French singer Edith Piaf always sang with a hint of melancholy, her voice catching the sadness in each phrase. It’s not surprising that she would capture those dark corners with her voice; her life was as tinged with sadness as the songs she sang. Tucked away in two rooms in a fourth-floor apartment where the singer briefly lived, the Musée Edith Piaf in Paris lets visitors reflect on the life and career of this legendary singer.
Dubbed “the Little Sparrow” for having a commanding voice despite her small stature, Piaf’s life took her from humble beginnings to worldwide phenomenon. Born to a traveling acrobat father and aspiring singer mother in 1915, young Edith was pulled out of school in 1922 and joined her father’s act where she first began singing on stage, and by the time she’d turned 15, her singing was the main draw.
Her life for the next five years was a blur of pregnancy, bad relationships, and an attempt on her life by a spurned lover. But a chance meeting of a local cabaret owner saw her life change for the better. With his help, Piaf launched her career as the cabaret’s star attraction. Outfitted in what would become her signature black dresses, Piaf’s performances drew celebrities, praise, and the attention of major record labels. She recorded her first album in 1936 and went on become an international sensation (with some pretty significant bumps along the way—alcohol and drug addiction; several deaths of loved ones, including the cabaret owner who launched her career; and a number of health concerns).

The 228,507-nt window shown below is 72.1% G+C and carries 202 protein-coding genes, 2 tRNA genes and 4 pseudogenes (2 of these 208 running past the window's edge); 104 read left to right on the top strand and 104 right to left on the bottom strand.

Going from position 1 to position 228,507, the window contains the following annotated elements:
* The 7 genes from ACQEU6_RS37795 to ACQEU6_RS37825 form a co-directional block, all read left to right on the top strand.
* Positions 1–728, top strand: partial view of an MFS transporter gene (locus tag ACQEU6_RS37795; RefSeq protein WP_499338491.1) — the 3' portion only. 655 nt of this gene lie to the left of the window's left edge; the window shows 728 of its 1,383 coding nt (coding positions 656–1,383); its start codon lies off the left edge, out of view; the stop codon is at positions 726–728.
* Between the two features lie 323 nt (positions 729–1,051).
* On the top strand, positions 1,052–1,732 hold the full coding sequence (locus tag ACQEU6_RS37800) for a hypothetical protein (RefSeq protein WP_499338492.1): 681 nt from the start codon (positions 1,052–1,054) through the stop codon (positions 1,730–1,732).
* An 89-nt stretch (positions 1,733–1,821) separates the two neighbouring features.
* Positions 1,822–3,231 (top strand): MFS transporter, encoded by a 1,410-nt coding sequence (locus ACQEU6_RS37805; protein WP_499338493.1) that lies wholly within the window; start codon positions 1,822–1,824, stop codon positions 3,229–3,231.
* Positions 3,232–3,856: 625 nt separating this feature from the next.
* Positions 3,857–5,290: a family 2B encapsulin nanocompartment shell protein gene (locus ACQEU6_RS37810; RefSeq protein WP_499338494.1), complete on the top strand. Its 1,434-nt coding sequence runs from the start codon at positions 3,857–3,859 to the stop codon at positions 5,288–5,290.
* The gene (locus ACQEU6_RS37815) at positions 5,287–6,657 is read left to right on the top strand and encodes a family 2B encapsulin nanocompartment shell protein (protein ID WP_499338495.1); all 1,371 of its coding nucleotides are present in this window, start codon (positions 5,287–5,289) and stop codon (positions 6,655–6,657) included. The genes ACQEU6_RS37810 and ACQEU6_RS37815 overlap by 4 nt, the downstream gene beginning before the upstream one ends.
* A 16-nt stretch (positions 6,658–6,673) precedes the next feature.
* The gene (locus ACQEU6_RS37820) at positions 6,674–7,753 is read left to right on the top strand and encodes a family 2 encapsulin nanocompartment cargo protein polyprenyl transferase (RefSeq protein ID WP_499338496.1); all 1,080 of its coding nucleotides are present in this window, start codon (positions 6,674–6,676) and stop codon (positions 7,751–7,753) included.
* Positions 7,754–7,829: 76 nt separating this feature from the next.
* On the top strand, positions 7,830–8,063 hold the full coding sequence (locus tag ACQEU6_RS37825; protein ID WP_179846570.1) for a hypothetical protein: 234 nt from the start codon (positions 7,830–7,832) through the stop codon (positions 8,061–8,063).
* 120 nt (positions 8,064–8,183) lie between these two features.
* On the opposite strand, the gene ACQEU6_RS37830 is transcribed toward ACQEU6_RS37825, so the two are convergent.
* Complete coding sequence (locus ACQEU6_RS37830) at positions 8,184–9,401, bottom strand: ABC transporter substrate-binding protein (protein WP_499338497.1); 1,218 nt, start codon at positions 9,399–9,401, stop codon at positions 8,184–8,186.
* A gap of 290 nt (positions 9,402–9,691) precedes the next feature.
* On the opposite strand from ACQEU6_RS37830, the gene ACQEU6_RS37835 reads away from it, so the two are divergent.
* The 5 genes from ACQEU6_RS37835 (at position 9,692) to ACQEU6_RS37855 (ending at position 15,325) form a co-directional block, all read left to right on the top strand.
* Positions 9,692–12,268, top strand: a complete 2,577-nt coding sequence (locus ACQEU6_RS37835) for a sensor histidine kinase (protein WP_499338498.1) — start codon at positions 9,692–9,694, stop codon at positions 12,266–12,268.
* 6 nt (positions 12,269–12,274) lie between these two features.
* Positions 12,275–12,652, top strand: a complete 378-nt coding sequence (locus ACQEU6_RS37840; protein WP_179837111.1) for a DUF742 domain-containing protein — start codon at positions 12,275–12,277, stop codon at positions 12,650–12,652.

Paris’ Edith Piaf museum is less a biography of her life, however. This is her life told in objects, mannequins dressed in Piaf’s signature black dresses, letters, photographs, shoes, gloves.
“Piaf’s life story is assumed to be known by the visitor,” a reporter writing for The Paris Review noted. The museum creator and docent Bernard Marchois told The Paris Review, “We did not want to make a traditional museum.”
Marchois met Piaf when he was a teenager and she was in her forties at a party at Piaf’s home. He became the singer’s fan and friend, and created the museum in 1967 in an apartment adjoining his own. The apartment was also briefly home for a pre-fame Piaf in 1933. He tells visitors (in French only) about his times with Piaf and even announces when he feels the spirit of the singer entering the room. Marchois’ mission is to ensure that the singer’s legacy is never forgotten, “Piaf must not die a second death,” he says.
Know Before You Go
Admission is free, but the museum is only open by appointment, 1:00-6:00 PM, Monday through Wednesday. Your French will need to be more than passable, as the docent only speaks French. Photography is not allowed.